Recent surveys show that 9 out of 10 American teenagers have a smartphone and many spend hours per day using it to watch videos, play games, and communicate via social media. As the use of smartphones and social media has become increasingly more common among teens, the impact of technology has also become an increasing concern among parents and those who work with youths. Perhaps this is even more true given the global pandemic, as the closures of schools as well as social distancing measures have led to limited access to in-person social opportunities.
The results of a New York Times survey of 7,700 high school students was released earlier this year, confirming what most professionals working with at-risk adolescents already knew: School and other community programs provide a feeling of connectedness and a buffer to what is happening at home for these teens. The pandemic removed these supports from teens with problem homes, causing them to feel less safe. In this article, Dawn Pflugradt and David Prescott look at the ongoing consequences of the pandemic, and what professionals can do to help alleviate these effects and improve outcomes.
In this most recent and very timely article, Alex Rodrigues addresses how professionals can respond to adolescents exposed to online sexual behaviors using the TEAMS approach. TEAMS is an acronym that spells out the steps that can help professionals prevent over- as well as under-reacting to these often complicated behaviors. Rodrigues also offers helpful resources for professionals seeking to learn more.
David Prescott explores both the uncertainty of the present times and what professionals can do for themselves and others. Even as the pandemic wanes in influence, answers are in short supply when it comes to at-risk children and teens. To this end, Prescott offer four areas where professionals can place their focus as we all move forward towards whatever the new normal might be.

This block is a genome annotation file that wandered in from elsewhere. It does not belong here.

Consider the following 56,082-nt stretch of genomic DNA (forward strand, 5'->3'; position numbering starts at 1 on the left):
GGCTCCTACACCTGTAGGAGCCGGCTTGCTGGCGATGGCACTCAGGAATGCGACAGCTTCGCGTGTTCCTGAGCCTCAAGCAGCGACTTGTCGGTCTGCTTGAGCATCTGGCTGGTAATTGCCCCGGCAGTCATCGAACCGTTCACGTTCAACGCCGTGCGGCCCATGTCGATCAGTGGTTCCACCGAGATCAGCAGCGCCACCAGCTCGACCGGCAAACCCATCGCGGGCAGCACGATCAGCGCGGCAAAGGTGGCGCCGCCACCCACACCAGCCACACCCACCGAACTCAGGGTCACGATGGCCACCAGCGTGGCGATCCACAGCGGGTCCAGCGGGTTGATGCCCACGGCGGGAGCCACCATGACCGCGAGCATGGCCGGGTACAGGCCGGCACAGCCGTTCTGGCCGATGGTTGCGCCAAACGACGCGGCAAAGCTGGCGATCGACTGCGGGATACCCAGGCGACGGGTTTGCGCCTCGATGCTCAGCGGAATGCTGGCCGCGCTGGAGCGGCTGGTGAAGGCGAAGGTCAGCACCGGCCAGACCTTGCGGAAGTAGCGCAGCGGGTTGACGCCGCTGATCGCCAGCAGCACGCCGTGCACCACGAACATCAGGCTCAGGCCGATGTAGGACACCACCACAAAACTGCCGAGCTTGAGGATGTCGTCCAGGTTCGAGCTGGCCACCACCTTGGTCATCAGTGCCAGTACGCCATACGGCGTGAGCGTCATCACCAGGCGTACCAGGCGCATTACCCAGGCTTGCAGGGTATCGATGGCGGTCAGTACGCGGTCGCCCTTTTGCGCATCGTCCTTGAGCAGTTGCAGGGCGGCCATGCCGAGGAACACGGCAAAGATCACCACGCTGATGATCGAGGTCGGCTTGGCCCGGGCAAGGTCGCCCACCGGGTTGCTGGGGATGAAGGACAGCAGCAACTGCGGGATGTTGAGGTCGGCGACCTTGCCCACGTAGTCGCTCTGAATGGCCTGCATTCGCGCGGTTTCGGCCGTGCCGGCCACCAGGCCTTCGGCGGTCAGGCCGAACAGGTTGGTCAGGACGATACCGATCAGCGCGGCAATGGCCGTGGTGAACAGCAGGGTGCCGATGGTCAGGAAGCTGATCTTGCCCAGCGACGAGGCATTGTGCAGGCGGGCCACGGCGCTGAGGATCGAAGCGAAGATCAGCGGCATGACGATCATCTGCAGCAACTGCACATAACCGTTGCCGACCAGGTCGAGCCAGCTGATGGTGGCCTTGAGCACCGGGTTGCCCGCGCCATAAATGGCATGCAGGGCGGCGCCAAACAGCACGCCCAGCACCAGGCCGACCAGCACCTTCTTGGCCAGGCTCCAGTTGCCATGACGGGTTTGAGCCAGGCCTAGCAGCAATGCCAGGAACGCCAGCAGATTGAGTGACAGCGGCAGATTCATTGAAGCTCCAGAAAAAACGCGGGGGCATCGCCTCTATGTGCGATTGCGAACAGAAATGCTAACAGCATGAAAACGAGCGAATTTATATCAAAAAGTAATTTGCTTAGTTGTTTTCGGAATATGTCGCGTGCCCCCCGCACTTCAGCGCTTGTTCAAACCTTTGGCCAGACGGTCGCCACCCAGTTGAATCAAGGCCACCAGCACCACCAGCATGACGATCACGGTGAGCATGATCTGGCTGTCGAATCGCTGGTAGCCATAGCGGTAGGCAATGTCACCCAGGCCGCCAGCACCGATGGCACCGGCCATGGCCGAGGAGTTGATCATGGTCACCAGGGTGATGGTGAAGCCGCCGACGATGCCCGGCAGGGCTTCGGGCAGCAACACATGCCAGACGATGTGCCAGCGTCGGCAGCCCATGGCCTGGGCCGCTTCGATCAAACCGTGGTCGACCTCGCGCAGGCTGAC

In this issue, as part of her series on adverse childhood experiences (ACEs), feature editor Connie DelGiudice brings us a touching and timely video documentary about children with incarcerated parents.
Apryl Alexander explains that for too long racial trauma has been absent from our conceptualizations of trauma, not just at the individual level but also as multigenerational and historical, rippling down across generations and through time. It is time for helping professionals who work with young people to acknowledge racial stress as the existential context of the lives of young people of color in this country.
Janet DiGiorgio-Miller offers examples of how she uses mindfulness-based techniques in her practice to address anxiety in children and adolescents, with the goal of building strengths that help young people manage anxiety and find ways to effectively cope with stress.
Russ Pratt points to an increase in the use of pornography by young people but reminds us of the importance of context in understanding and responding to this concern. Those contexts being, in part, the pandemic, providing everyone with far more “down” time than is usually the case, but in the case of young people, we must consider the context of adolescence itself—which has always been the time for heightened interest in, and curiosity about sex, while the current generation of teens also has the kind of easy access to porn that was never available to previous generations.
Mary Falcon’s article is actually a modified transcript of a Zoom conversation she had with the program director and clinical director of Safer Society’s mentoring program for at-risk children in rural Vermont. The title of the article, Broadening the Context of At-Risk Children’s Lives, describes the second most important goal of this program—the first being adding a modicum of stability to an at-risk child’s life through the steadfast and unconditional support of a mentor.
They discuss how their program enables young children growing up in dysfunctional and isolated families to experience positive social relations with others in the program and others in the community.
Family Psychiatrist David Keith tells us that there is no way to understand a child without understanding the child’s family context. To demonstrate that simple truth, he presents the brief story of a case in which a teenage girl had been, in his estimation, mistakenly diagnosed as bipolar when she was four years old and had been on and off medication ever since.